The Writings of Carl Schurz/To President McKinley, May 9th, 1898


May 9, 1898.

Notwithstanding the brilliant victories of our arms, upon which I heartily congratulate you, it is and will remain of great importance to this Republic that it should have the confidence and good will of foreign nations. The manner in which we plunged into this war has created much distrust and ill feeling on the continent of Europe. But that in effect may be retrieved if we remain true to our promise that this is to be a war of deliverance and not one of greedy ambition, conquest, self-aggrandizement.

But if, as the newspapers foreshadow, the Administration takes advantage of the war to press the annexation of Hawaii now—that annexation having been violently discountenanced by the public opinion of the country before the war began—it is certain that the confidence of the world in the unselfishness of our policy will be destroyed. It will be in vain to say that for the purposes of the war we must have a naval station in Hawaii, for the world knows that we own Pearl Harbor, which we can use as a naval station without annexing Hawaii. The annexation of Hawaii under such circumstances would therefore merely be an acquisition of territory by means of this war. From that time on it would be useless to protest that this is not a war of selfish ambition and conquest.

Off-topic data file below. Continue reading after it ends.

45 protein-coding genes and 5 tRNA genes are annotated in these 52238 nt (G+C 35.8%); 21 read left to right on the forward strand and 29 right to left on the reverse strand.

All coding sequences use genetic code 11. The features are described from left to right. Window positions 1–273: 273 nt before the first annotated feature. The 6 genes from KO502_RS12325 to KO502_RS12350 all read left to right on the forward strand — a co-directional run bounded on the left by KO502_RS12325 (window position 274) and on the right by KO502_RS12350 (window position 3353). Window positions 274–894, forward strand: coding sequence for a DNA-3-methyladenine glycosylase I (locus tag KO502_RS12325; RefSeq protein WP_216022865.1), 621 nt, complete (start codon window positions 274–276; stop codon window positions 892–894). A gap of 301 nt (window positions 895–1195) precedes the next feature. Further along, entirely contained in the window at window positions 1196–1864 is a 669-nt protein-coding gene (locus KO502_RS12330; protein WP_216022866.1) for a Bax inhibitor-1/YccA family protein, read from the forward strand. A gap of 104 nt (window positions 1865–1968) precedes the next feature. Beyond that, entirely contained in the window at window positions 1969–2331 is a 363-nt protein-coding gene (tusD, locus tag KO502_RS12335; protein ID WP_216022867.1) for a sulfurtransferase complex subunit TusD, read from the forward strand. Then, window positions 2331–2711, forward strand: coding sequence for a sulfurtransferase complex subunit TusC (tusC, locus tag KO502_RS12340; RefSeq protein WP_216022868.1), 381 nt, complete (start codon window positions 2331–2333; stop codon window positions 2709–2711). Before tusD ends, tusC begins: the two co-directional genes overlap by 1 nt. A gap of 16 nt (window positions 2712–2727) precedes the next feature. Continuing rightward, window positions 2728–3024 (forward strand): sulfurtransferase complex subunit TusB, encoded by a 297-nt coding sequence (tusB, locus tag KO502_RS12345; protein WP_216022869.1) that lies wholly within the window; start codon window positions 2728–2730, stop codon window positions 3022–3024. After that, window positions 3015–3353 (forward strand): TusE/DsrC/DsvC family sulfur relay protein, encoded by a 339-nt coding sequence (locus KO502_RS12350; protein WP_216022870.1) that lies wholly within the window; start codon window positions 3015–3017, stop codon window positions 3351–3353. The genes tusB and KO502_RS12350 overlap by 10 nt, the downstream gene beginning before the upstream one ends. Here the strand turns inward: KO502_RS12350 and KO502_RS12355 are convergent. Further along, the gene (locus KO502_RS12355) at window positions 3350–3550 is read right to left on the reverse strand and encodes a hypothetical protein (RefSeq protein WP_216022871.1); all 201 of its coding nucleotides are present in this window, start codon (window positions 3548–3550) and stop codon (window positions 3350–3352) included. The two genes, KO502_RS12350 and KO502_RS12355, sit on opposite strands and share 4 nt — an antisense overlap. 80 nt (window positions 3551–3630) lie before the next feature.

I hope and trust that a rapid succession of victories will shorten the conflict and bring on an early peace. But, in any event, we may be involved in dangerous complications which may render the good opinion of the world of very high importance to us. And I beg your kind pardon for suggesting that it would, in my humble judgment, be a hazardous policy to risk the loss of that good opinion and to give new reason for distrust, by taking at this critical period a step which, if it is to be taken at all, can safely wait.